We had to wait for our puppy to grow a bit before we could collect her and bring her home, in late April. Having arrived with what was still a fairly short nose, she rapidly started growing her long Collie snout and incredibly thick fur, which we think makes her look like a Womble.
I quite fancied calling her ‘Orinoco’, after the brilliant Wombles children’s books and TV series, but the children permuted ‘Lassie collie’ into ‘Lucy collie’. As Matthew likes to say, if she’d been a boy dog, she would have been a Laddie collie…
Today, she is very busy and lively and brings us all great joy. She bosses our Labrador, Nicky, around all day long and thinks that the three cats are her sheep. She has clearly never heard the expression ‘as difficult as herding cats’ because she never stops trying to pen them into corners of her choice. Occasionally she even succeeds.
And so we will be forever grateful to our beloved dentist, Dr Basil Brook, for bringing this delightful little furball into our home, and if you should ever need a good dentist just give me a call. But please note that the puppies, to date, have been a once-off at his practice.
On 28 April 2017, Liam turned 12 and chose to go bum-boarding again at Avalanche.
Frank went bum-boarding too! My mom and I were happy to watch, and drink good coffee on the sidelines.
Here come some notes about my work now.
From 1 July 2016 till 30 April 2017 I was based in Bryanston, honing my knowledge of the financial services world. But I wasn’t seeing my children enough. I felt that it was time to remedy this, if possible.
And so, when a new opportunity arose, I began working from home in May 2017, and I now write mainly in the arenas of technology, engineering and events management. By and large, I seem to have a good mixture of being able to get on with my work at home, sprinkled with just enough client meetings and events to make me brush my hair and get dressed in decent clothes so I don’t look like a ‘skrik’ five days a week.
Just kidding about being a skrik. And it’s great not having peak-hour traffic as a regular part of my life.
Working from home, after years in the corporate environment, brought some adjustments initially and its own set of challenges, but the benefits so far are significantly outweighing any odd moments I might have of missing office life.
One of the early challenges involved those occasions when I would run out of data while on a deadline to get an article to a client. Kudos here to Frank for sorting out uncapped wi-fi for us! The children are even more grateful than I am, I think – it’s opened up new access to technology. One must roll with the times (although they will always have a Mother Who Makes Them Read Books).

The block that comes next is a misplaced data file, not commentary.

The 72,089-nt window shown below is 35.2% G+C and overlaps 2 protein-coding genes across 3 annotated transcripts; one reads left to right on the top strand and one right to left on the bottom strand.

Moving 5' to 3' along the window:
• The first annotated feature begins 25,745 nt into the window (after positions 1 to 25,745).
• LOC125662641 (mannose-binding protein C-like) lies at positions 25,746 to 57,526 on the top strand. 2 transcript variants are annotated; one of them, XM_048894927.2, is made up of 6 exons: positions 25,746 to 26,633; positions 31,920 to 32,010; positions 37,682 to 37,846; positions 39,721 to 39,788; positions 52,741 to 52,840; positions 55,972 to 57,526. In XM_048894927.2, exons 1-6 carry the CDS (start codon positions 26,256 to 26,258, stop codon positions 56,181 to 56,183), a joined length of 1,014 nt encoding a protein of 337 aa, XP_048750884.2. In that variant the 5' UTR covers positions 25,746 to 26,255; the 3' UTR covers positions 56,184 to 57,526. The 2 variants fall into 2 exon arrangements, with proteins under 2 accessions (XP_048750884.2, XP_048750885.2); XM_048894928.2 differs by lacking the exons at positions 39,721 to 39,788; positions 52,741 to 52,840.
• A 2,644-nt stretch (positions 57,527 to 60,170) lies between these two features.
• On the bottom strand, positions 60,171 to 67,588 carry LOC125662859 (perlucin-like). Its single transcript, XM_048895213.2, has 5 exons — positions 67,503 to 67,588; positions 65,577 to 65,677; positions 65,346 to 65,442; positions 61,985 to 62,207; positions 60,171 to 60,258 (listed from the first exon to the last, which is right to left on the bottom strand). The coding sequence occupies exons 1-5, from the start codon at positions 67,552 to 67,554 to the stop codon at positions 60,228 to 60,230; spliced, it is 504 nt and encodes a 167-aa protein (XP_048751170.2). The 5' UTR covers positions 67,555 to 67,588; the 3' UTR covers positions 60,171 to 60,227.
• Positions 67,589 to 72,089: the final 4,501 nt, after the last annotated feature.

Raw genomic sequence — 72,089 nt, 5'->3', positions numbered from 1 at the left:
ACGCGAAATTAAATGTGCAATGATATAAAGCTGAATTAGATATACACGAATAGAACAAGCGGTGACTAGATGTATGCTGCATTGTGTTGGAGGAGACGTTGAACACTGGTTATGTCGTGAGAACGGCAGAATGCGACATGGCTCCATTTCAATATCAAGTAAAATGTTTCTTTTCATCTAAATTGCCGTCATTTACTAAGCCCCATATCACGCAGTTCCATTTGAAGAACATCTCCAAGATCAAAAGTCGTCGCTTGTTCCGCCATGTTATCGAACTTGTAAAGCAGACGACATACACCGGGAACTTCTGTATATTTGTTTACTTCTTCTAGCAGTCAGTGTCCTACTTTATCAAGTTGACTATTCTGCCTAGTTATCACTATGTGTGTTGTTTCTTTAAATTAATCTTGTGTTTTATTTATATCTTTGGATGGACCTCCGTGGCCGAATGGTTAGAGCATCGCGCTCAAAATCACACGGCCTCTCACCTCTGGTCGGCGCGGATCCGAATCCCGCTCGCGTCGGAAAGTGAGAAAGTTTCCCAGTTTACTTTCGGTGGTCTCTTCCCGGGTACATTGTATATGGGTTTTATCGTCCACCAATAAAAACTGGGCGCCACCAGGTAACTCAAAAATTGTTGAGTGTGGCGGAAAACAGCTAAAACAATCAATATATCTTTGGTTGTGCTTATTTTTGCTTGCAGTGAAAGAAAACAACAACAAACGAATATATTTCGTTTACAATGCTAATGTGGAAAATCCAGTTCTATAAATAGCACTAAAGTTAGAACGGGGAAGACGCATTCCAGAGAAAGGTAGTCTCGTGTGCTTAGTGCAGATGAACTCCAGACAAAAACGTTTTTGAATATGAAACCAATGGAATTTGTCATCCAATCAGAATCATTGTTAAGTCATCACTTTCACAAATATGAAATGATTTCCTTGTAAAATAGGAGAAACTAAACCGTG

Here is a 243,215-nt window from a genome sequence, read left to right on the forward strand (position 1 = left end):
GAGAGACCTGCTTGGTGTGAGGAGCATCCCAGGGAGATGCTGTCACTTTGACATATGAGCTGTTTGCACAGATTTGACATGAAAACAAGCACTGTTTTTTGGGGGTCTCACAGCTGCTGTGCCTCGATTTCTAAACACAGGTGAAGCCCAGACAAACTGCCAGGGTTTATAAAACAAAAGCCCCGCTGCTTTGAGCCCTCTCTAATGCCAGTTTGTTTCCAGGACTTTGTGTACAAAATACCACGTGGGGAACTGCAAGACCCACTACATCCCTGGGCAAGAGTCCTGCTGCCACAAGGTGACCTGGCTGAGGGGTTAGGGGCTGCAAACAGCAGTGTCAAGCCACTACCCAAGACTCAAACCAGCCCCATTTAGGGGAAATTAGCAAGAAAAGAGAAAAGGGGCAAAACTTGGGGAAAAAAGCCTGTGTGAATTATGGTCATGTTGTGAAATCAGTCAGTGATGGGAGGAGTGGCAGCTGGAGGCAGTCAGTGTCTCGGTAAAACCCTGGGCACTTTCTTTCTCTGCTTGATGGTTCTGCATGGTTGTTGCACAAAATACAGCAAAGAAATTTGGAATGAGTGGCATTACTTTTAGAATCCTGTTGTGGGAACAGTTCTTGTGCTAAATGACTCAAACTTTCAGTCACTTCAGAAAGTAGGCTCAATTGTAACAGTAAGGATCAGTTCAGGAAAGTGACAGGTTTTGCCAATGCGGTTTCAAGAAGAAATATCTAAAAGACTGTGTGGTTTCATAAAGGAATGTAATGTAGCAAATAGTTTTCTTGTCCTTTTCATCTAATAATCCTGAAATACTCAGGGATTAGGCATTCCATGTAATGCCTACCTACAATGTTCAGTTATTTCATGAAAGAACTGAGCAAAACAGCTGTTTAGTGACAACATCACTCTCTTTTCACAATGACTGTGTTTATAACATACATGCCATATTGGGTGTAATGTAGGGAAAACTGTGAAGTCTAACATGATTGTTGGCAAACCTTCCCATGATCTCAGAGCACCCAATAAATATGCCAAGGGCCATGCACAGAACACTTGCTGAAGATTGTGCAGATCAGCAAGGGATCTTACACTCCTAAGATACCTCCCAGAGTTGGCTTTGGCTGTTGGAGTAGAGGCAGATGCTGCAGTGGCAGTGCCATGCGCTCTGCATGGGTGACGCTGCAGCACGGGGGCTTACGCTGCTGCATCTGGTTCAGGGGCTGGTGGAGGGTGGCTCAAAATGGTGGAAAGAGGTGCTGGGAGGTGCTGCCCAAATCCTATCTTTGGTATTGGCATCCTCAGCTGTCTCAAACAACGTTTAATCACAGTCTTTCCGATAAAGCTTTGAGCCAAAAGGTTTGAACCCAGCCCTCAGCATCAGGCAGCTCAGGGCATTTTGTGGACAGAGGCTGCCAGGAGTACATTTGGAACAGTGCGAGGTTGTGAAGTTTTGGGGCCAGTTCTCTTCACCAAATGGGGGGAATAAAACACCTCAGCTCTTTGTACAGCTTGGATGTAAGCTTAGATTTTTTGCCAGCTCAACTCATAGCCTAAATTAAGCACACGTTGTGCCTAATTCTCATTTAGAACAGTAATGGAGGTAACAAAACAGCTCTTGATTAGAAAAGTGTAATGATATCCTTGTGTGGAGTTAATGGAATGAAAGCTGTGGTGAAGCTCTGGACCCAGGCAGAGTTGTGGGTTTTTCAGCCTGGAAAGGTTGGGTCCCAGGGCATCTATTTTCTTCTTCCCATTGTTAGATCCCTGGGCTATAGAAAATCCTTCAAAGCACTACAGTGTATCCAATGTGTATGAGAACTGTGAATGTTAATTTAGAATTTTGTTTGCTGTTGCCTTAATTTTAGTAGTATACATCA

And I am also grateful for my job, which has brought me overall a little more firmly into the 21st century, including being able to say that today I am a tech writer as well as a financial services writer. I can tell you much more about cyber security than I used to, but please don’t ask me too many questions about the networking side of the business. That is very much the domain of the technologically-very-abled, and still brings me its own challenges.
Eventually I also achieved one of my initial work-life aims and started walking my boys to school some days. We were often running down the road more than walking, I must confess, but our collective time-keeping is getting better.
I like walking my young lads down the road to school in the morning, and I think they like it too (even though it’s usually preceded by a few moments of grumbling). It gives us some interesting moments of catch-up time in the middle of everyone’s busy lives.
Sometimes I turn into Momma Bear and yell at inconsiderate drivers who don’t acknowledge the zebra crossing we are attempting to navigate safely, and my children in uniform trying to get to school on foot. I have even been known to bang on the boot of a car whose driver chose to ignore us and roar instead through the four-way stop, in an effort to reach the Melville traffic lights a whole 47 seconds or so sooner than if they’d waited to let the children cross. Some people just shouldn’t be allowed behind the wheel of a car, if you ask me…
Pedestrian rage is something I’m learning to keep under control now (sometimes). I have moments of feeling mortified that my temper got the better of me, which can lead to interesting conversations about Being Considerate And Polite and Respecting Children’s Rights Too But Maybe Mom Shouldn’t Have Banged On The Car Boot And Scared The Bad Driver Like That. At least I admit my wrong-doings to my children. Most of the time.